VICTIMS of crime, road accidents and anti-social behaviour are being given a bigger say in how they are treated after such incidents.
A survey is being held across North Yorkshire, the results of which will be used to help shape future services for victims.
Police and crime commissioner Julia Mulligan is trying to ascertain what people think a good supportive service should be like and what their actual experience has been as a victim.
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And participants in the survey will need to have reported a crime or incident to North Yorkshire Police in the last 12 months.
From October this year the Home Office will transfer responsibility for commissioning the majority of locally delivered victim services to Police and Crime Commissioners. Currently, they are provided almost exclusively by the national charity Victim Support.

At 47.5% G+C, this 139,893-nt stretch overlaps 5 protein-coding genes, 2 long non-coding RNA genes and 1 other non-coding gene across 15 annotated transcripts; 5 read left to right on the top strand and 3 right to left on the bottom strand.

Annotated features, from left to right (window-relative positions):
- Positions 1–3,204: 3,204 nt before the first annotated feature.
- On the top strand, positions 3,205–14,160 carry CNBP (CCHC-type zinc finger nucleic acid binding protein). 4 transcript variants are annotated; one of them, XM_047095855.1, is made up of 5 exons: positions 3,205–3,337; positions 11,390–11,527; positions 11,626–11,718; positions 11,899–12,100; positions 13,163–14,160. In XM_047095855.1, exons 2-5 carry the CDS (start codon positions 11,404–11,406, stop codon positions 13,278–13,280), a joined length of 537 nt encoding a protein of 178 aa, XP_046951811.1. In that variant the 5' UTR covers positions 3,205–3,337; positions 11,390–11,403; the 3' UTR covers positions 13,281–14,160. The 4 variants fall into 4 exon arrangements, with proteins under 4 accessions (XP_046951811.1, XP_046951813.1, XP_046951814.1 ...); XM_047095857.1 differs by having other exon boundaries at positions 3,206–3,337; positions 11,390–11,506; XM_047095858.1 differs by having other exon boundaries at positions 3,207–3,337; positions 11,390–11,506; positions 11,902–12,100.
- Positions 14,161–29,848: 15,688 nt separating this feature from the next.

Mrs Mulligan said: “How victims are treated is essential to maintaining public trust in policing and is central to the values of North Yorkshire Police.
“By transferring the responsibility for victim support to Police and Crime Commissioners, we have a real opportunity to significantly improve the experience of victims of crime by tailoring the support services we offer to meet needs at a local level.
“I want to make sure that, under the new system, victims to have more say in the level of support they need, feel more supported and more likely to be able to return to life as normal.”
The survey is available on the Police and Crime Commissioner’s website - northyorkshire-pcc.gov.uk - until April 27.